LANE, Joseph, (father of La Fayette Lane and grandfather of Harry Lane), a Delegate and a Senator from Oregon; born in Buncombe County, N.C., December 14, 1801; moved with his parents to Henderson, Ky., in 1810; attended the common schools; worked in a general store; moved to Vanderburg County, Ind., in 1821 and farmed; elected to the first of several terms in the State house of representatives in 1822; member, State senate 1844-1846; during the Mexican War, led a brigade in several battles; brevetted major general in 1847; appointed by President James Polk to be governor of the Territory of Oregon 1849-1850, when he resigned; unsuccessful candidate for the Democratic presidential nomination in 1852; elected as a Delegate from the Territory to the Thirty-second and to the three succeeding Congresses and served from June 21, 1851, until February 14, 1859, when the Territory became a State; upon the admission of Oregon as a State into the Union in 1859 was elected as a Democrat to the United States Senate and served from February 14, 1859, to March 3, 1861; did not seek reelection in 1860, having become a candidate for Vice President; chairman, Committee on Engrossed Bills (Thirty-sixth Congress), Committee on Revolutionary Claims (Thirty-sixth Congress); unsuccessful candidate for Vice President of the United States on the Democratic ticket in 1860; died in Roseburg, Oreg., April 19, 1881; interment in the Masonic Cemetery.
"Lane, Joseph," Biographical Directory of the United States Congress, 1774 to Present, http://bioguide.congress.gov/scripts/biodisplay.pl?index=L000062.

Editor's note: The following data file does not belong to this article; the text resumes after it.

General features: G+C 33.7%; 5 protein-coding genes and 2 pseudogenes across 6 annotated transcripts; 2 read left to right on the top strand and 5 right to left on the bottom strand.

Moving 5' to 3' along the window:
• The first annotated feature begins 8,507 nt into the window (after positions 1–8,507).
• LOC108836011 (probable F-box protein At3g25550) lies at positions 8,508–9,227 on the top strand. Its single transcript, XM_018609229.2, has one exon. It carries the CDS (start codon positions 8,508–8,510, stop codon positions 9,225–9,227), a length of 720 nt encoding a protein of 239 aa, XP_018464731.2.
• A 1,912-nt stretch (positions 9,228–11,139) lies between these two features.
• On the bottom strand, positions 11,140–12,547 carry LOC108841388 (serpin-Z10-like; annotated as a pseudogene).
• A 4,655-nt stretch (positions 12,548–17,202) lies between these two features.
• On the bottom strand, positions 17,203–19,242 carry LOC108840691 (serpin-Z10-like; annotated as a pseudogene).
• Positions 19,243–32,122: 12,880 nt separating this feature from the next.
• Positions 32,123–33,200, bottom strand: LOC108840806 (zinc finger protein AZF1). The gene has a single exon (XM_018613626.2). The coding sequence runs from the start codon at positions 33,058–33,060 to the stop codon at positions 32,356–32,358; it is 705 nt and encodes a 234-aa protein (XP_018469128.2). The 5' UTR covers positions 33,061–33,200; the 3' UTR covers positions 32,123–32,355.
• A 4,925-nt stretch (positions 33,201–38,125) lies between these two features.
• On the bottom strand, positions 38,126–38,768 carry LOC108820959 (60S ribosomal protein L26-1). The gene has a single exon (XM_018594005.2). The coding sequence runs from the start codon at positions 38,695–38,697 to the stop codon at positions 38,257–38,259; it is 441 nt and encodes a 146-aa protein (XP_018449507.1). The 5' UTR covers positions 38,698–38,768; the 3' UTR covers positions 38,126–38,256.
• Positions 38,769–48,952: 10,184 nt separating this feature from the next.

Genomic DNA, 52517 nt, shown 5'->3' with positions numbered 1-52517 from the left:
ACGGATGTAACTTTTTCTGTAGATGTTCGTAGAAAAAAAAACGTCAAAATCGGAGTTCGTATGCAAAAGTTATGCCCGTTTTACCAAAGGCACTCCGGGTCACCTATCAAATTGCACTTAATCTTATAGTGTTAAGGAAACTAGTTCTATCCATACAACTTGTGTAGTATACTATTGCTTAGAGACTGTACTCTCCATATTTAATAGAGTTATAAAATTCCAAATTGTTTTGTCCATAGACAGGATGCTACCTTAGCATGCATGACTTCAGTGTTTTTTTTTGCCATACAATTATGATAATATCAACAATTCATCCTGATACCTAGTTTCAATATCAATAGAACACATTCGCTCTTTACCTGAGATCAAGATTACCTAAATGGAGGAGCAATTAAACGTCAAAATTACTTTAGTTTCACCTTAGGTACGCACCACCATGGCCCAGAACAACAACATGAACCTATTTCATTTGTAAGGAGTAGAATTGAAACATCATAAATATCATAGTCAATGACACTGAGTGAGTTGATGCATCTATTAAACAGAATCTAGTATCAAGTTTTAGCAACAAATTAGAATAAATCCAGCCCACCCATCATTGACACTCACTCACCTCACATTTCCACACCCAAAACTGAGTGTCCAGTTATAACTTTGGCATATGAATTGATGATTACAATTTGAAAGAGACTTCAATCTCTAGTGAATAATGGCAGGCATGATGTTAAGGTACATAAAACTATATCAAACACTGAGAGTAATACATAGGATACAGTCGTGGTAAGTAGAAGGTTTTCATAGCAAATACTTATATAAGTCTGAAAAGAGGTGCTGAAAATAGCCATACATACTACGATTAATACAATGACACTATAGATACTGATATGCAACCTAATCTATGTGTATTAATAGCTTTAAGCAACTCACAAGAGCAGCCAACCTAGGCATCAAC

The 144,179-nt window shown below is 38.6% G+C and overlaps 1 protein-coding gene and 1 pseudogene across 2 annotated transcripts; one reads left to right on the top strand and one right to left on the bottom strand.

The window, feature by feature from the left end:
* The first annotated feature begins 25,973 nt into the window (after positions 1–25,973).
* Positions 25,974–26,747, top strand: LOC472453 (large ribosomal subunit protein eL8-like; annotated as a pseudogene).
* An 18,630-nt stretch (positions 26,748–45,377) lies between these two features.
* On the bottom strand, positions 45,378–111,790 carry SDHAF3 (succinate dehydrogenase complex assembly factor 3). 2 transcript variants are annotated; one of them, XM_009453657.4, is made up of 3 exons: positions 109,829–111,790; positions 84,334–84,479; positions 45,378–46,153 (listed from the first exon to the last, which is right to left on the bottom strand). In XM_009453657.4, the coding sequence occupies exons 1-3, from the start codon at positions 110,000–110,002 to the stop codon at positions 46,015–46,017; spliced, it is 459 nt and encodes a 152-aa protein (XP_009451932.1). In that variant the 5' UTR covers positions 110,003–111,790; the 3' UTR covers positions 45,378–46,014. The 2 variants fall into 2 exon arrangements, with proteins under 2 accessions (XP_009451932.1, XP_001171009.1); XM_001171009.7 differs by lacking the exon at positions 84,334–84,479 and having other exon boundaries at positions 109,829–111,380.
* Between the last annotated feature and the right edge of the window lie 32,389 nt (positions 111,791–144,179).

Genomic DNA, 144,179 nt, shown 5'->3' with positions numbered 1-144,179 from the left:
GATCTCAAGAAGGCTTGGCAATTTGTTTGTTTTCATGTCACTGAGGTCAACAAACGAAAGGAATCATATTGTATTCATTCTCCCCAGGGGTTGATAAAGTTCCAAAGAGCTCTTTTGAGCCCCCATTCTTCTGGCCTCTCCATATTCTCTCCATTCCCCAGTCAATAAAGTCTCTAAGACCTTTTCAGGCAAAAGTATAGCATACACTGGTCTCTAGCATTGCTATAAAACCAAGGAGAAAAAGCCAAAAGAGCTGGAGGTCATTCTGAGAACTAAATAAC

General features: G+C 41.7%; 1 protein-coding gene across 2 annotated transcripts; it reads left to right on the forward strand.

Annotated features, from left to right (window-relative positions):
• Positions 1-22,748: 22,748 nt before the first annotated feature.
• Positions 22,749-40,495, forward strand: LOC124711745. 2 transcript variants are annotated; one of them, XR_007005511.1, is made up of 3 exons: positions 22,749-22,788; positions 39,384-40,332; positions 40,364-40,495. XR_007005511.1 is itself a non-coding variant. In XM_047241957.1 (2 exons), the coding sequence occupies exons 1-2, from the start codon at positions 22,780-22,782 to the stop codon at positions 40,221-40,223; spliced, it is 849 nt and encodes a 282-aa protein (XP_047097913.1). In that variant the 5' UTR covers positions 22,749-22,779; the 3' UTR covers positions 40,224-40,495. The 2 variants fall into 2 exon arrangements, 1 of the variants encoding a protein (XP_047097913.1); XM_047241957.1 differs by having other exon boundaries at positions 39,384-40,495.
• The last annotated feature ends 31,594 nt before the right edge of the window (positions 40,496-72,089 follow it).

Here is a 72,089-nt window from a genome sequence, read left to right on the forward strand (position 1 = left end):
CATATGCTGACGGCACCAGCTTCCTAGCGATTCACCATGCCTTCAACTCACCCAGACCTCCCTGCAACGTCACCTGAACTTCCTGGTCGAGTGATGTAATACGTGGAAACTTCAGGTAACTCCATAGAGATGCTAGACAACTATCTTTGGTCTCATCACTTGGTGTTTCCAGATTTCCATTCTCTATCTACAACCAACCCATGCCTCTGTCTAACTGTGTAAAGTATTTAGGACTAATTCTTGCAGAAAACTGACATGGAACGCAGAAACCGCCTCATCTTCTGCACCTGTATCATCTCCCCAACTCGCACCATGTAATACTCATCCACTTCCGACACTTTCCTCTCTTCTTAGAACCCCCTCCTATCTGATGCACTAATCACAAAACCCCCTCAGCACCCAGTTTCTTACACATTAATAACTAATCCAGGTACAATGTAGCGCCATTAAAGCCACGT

National politics finally divided Oregon Democrats…, with Lane at the center of the controversy. Currying southern favor in Congress and at the same time convinced of the slaveholder's right to bring slaves into any territory, the pugnacious Lane showed his hand most dramatically by offering to be Preston Brooks's second when the latter challenged two northern congressmen to duels in 1856. This followed Brooks's vicious caning of the outspoken antislavery senator Charles Sumner of Massachusetts. Lane headed that faction of his party most closely identified with President James Buchanan and his position favoring legalization of slavery in Kansas Territory. Bush in turn aligned his wing of the party with Stephen A. Douglas and his insistence that Kansans be afforded the right to decide, through the process known as popular sovereignty, whether slavery would be permitted in the territory. Lane's outspoken defense of the Buchanan-endorsed, proslavery Lecompton constitution led to the division of the Oregon Democratic party, and the Bush faction allied with the newly formed Republican party of Oregon in support of Douglas and popular sovereignty. When the House of Representatives delayed an Oregon statehood bill in 1858, it was widely believed to be in punishment of Lane and his proslavery allies. Oregon finally achieved statehood in February 1859. Even before Congress acted, Oregon had organized a state government, and Lane again revealed his political influence when the legislature elected him to the U.S. Senate.
Frederick J. Blue, "Lane, Joseph," American National Biography Online, February 2000, http://www.anb.org/articles/04/04-00613.html.